THURSDAY, July 25 (HealthDay News) -- Although some antioxidants
may be good, more may not be better. New research suggests that
resveratrol, a natural antioxidant found in red grapes and products
derived from them -- such as red wine -- could offset the health
benefits of exercise in older men.
The study involved 27 healthy but inactive men, all nonsmokers
around 65 years old. The University of Copenhagen researchers had
the men engage in high-intensity exercise, which included full-body
circuit training, for a total of eight weeks.
During this time, half of the participants were given 250
milligrams (mg) of resveratrol daily. The rest of the men received
a placebo pill that contained no active ingredients. Neither the
researchers nor the men involved in the study knew if they were
taking resveratrol or the dummy pill.
Although physical activity improved the men's heart health, the
study, published online July 22 in the
Journal of Physiology, revealed that resveratrol supplements
counteracted the positive effects of exercise on blood pressure,
levels of fat in the blood and the capacity of the body to
transport and use oxygen.
The men who took the placebo pills had lower blood pressure and
concentrations of LDL or "bad" cholesterol and triglycerides in
their blood following the eight weeks of exercise.
Resveratrol supplementation combined with physical activity,
however, eliminated the reduction in blood pressure and blood fats,
and led to a significantly lower increase in the amount of oxygen
delivered to muscles during exercise.
The researchers also found that resveratrol did not affect the
progression of atherosclerosis or hardening of the arteries. Their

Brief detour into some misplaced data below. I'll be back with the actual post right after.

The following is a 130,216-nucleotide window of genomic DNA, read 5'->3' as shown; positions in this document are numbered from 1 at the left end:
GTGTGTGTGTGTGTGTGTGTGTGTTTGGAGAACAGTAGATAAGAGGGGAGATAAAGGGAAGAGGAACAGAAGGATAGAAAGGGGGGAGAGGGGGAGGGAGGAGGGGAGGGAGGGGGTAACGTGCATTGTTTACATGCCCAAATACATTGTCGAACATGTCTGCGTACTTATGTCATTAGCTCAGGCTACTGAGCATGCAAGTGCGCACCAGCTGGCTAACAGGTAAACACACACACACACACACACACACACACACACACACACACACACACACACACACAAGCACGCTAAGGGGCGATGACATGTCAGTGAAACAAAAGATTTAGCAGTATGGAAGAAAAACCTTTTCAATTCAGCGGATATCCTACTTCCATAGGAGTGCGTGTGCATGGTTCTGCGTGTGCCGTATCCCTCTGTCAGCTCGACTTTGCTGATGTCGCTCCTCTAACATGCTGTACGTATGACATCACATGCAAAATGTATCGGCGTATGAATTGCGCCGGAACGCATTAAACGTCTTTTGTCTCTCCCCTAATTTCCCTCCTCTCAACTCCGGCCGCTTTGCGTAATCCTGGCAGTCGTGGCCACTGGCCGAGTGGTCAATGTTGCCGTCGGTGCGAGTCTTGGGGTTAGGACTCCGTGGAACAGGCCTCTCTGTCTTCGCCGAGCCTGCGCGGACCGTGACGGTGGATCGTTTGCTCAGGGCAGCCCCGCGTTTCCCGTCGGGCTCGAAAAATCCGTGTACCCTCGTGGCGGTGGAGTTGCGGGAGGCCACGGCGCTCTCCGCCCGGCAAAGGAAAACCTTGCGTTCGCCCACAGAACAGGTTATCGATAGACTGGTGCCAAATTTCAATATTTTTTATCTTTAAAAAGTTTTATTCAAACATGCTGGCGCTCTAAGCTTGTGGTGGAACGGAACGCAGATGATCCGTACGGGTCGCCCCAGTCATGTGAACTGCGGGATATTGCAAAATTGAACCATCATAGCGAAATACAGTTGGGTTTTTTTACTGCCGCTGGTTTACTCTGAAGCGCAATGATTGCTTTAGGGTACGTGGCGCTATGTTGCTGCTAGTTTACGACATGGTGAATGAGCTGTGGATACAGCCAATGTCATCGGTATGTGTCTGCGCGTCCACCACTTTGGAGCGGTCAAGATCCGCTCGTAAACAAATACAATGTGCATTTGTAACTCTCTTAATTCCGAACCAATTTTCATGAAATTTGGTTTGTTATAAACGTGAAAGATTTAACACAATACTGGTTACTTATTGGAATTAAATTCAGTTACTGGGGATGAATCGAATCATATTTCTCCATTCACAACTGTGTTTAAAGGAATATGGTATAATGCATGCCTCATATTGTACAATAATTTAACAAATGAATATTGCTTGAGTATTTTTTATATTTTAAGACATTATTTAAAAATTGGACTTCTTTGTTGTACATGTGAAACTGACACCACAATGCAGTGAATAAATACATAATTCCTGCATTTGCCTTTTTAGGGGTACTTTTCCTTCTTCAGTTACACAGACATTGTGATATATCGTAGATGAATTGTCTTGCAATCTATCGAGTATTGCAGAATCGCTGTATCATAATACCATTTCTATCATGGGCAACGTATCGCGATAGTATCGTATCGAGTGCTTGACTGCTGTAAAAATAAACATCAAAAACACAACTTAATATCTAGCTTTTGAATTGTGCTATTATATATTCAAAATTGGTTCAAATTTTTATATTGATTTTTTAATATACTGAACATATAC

findings "add to the growing body of evidence questioning the
positive effects of resveratrol supplementation in humans," they
Why this happened, however, remains unclear. "This is the
million-dollar question, and the truth is that we don't know," said
study corresponding author Lasse Gliemann, a doctoral student. "But
one argument could be that free radicals (those removed by the
antioxidants), although deleterious to cells when in excess, could
be important in stimulating the training response. Thus, lots of
antioxidants would remove all the free radicals and hence remove
some of the training response."
Relatively high doses of antioxidants have not been effective in
a number of larger clinical trials on a number of topics, said Dr.
Michael Joyner, a physiologist at the Mayo Clinic in Rochester,
"Some people think you need at least a bit of oxidative stress to trigger or stimulate exercise training responses," Joyner said. "The same thing is true for inflammation. Too much is bad, but some might be required for normal physiological signaling."
In short, free radicals, which are thought to contribute to
inflammation, aging and disease, may actually be necessary to
trigger the body's healthy responses to exercise. So when it comes
to antioxidants, how much is too much? Study co-author Gliemann
said that more research is needed to answer that question.
"To test that, we would have to make a dose-response study," he said. "But given that the amount of resveratrol we gave in the present study equals several bottles of red wine daily, we can conclude that 250 mg resveratrol as a supplement is not a good thing when training."
Joyner said a healthy diet might be a better option than taking
antioxidant supplements such as resveratrol. "There is some
thinking that it is best to get antioxidants via a diet rich in
fruits, vegetables and healthy oils," he said.
Although previous studies suggested that resveratrol may improve
the benefits of exercise on heart health and help protect against
diabetes, these findings were reported in animals, not people.
A separate 2012 study conducted by researchers at the Washington
University School of Medicine and published in the journal
Cell Metabolismalso found that resveratrol supplementation
does not have metabolic benefits in relatively healthy, middle-aged
The U.S. National Institutes of Health has more about
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